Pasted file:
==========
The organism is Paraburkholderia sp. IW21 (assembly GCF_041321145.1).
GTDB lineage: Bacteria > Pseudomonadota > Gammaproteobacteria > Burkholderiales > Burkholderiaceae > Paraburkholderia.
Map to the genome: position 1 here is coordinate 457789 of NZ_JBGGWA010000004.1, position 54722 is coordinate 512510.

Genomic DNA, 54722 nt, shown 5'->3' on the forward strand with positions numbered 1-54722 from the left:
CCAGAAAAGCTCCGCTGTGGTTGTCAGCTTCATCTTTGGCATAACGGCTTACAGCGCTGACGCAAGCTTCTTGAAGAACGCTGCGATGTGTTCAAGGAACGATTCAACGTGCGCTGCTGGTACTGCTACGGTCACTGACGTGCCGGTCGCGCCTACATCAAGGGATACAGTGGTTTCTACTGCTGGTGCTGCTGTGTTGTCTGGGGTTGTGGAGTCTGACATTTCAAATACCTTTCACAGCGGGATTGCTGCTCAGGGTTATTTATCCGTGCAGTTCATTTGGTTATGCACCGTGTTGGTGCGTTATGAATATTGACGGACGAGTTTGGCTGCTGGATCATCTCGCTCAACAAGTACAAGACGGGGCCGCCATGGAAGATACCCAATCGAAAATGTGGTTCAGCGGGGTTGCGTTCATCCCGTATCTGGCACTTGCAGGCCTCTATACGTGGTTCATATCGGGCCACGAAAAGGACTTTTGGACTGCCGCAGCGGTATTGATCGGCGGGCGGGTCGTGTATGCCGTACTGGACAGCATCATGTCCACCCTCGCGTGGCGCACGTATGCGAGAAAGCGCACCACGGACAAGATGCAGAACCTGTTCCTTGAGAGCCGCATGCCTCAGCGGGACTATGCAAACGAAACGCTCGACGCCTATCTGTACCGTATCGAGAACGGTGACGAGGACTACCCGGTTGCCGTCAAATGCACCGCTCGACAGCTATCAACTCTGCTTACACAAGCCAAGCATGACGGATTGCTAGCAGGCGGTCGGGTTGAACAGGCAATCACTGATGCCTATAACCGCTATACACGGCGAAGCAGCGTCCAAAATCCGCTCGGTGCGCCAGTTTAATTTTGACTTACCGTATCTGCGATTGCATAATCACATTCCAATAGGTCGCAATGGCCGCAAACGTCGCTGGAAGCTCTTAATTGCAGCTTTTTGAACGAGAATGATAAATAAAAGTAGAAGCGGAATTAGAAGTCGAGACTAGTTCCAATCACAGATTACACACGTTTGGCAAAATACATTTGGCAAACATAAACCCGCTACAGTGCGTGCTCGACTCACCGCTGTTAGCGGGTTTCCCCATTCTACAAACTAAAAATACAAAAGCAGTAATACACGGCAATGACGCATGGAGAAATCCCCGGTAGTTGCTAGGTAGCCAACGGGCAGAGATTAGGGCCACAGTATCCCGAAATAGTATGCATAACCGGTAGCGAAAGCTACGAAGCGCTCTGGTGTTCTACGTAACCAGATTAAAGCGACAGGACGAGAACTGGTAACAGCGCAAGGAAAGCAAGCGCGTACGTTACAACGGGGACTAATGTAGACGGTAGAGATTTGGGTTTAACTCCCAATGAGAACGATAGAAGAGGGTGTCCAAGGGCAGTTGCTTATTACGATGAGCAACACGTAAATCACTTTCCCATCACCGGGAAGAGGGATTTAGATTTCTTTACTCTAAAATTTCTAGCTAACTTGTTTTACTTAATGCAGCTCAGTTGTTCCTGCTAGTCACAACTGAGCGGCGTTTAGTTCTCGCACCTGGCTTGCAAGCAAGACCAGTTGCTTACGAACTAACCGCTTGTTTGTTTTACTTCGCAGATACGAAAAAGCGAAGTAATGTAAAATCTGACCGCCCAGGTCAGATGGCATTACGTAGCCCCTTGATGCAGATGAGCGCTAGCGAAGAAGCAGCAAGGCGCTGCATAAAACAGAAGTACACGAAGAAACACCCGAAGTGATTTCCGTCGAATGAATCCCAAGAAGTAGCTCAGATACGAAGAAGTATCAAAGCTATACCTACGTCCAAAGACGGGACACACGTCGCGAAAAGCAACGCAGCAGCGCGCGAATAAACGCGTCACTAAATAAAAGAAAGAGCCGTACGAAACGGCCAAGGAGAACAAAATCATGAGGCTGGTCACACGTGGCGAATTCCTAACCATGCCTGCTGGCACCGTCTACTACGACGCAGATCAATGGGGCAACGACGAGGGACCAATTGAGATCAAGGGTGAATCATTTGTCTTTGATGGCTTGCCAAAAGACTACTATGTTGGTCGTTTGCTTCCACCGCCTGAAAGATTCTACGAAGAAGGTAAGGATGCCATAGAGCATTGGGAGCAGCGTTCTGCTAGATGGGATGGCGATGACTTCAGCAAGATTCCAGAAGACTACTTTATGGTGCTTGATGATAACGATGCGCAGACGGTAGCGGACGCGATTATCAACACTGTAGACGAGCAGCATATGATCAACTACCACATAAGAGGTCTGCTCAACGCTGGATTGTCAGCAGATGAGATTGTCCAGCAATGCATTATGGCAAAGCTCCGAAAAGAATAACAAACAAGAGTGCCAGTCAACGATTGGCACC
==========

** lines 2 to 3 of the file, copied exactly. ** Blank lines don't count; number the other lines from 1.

GTDB lineage: Bacteria > Pseudomonadota > Gammaproteobacteria > Burkholderiales > Burkholderiaceae > Paraburkholderia.
Map to the genome: position 1 here is coordinate 457789 of NZ_JBGGWA010000004.1, position 54722 is coordinate 512510.